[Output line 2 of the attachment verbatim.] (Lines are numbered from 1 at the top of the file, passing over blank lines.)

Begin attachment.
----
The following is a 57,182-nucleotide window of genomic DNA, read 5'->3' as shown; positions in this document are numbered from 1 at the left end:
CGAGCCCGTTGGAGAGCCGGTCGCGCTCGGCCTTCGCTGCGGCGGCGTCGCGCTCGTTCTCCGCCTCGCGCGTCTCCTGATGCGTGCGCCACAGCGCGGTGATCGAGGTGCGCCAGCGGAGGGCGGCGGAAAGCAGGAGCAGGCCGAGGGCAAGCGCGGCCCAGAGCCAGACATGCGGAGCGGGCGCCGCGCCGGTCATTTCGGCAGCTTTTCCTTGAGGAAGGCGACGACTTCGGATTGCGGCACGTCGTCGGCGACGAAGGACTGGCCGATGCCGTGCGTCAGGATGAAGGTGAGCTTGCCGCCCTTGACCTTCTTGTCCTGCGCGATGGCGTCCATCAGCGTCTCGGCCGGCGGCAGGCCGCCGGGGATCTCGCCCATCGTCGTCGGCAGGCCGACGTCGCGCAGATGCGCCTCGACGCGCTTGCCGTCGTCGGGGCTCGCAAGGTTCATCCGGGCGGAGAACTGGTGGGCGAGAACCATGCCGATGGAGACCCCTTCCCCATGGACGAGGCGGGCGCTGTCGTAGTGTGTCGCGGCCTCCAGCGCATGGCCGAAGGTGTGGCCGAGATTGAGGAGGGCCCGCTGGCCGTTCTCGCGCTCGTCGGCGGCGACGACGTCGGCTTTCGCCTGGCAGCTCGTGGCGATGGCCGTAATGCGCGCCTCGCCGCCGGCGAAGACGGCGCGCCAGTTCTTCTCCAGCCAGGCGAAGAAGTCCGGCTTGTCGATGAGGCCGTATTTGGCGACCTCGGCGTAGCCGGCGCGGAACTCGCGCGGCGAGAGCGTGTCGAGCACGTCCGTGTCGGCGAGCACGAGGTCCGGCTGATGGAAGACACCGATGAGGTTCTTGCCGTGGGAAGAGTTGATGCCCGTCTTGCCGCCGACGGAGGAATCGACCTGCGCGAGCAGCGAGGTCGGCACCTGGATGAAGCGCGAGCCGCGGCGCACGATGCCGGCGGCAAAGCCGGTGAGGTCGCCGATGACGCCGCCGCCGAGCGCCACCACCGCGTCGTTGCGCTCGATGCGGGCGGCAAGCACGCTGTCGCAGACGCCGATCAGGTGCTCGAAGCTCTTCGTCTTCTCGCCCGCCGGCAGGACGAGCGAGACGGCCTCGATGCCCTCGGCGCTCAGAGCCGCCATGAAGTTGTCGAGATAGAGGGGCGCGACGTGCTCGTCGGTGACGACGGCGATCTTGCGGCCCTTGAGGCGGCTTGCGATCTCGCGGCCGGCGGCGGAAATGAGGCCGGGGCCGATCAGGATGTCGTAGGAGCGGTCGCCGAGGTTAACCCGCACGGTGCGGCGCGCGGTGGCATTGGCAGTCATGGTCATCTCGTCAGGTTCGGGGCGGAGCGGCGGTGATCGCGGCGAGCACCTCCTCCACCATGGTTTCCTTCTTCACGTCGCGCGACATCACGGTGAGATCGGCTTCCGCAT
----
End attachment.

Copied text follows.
CGAGCCCGTTGGAGAGCCGGTCGCGCTCGGCCTTCGCTGCGGCGGCGTCGCGCTCGTTCTCCGCCTCGCGCGTCTCCTGATGCGTGCGCCACAGCGCGGTGATCGAGGTGCGCCAGCGGAGGGCGGCGGAAAGCAGGAGCAGGCCGAGGGCAAGCGCGGCCCAGAGCCAGACATGCGGAGCGGGCGCCGCGCCGGTCATTTCGGCAGCTTTTCCTTGAGGAAGGCGACGACTTCGGATTGCGGCACGTCGTCGGCGACGAAGGACTGGCCGATGCCGTGCGTCAGGATGAAGGTGAGCTTGCCGCCCTTGACCTTCTTGTCCTGCGCGATGGCGTCCATCAGCGTCTCGGCCGGCGGCAGGCCGCCGGGGATCTCGCCCATCGTCGTCGGCAGGCCGACGTCGCGCAGATGCGCCTCGACGCGCTTGCCGTCGTCGGGGCTCGCAAGGTTCATCCGGGCGGAGAACTGGTGGGCGAGAACCATGCCGATGGAGACCCCTTCCCCATGGACGAGGCGGGCGCTGTCGTAGTGTGTCGCGGCCTCCAGCGCATGGCCGAAGGTGTGGCCGAGATTGAGGAGGGCCCGCTGGCCGTTCTCGCGCTCGTCGGCGGCGACGACGTCGGCTTTCGCCTGGCAGCTCGTGGCGATGGCCGTAATGCGCGCCTCGCCGCCGGCGAAGACGGCGCGCCAGTTCTTCTCCAGCCAGGCGAAGAAGTCCGGCTTGTCGATGAGGCCGTATTTGGCGACCTCGGCGTAGCCGGCGCGGAACTCGCGCGGCGAGAGCGTGTCGAGCACGTCCGTGTCGGCGAGCACGAGGTCCGGCTGATGGAAGACACCGATGAGGTTCTTGCCGTGGGAAGAGTTGATGCCCGTCTTGCCGCCGACGGAGGAATCGACCTGCGCGAGCAGCGAGGTCGGCACCTGGATGAAGCGCGAGCCGCGGCGCACGATGCCGGCGGCAAAGCCGGTGAGGTCGCCGATGACGCCGCCGCCGAGCGCCACCACCGCGTCGTTGCGCTCGATGCGGGCGGCAAGCACGCTGTCGCAGACGCCGATCAGGTGCTCGAAGCTCTTCGTCTTCTCGCCCGCCGGCAGGACGAGCGAGACGGCCTCGATGCCCTCGGCGCTCAGAGCCGCCATGAAGTTGTCGAGATAGAGGGGCGCGACGTGCTCGTCGGTGACGACGGCGATCTTGCGGCCCTTGAGGCGGCTTGCGATCTCGCGGCCGGCGGCGGAAATGAGGCCGGGGCCGATCAGGATGTCGTAGGAGCGGTCGCCGAGGTTAACCCGCACGGTGCGGCGCGCGGTGGCATTGGCAGTCATGGTCATCTCGTCAGGTTCGGGGCGGAGCGGCGGTGATCGCGGCGAGCACCTCCTCCACCATGGTTTCCTTCTTCACGTCGCGCGACATCACGGTGAGATCGGCTTCCGCAT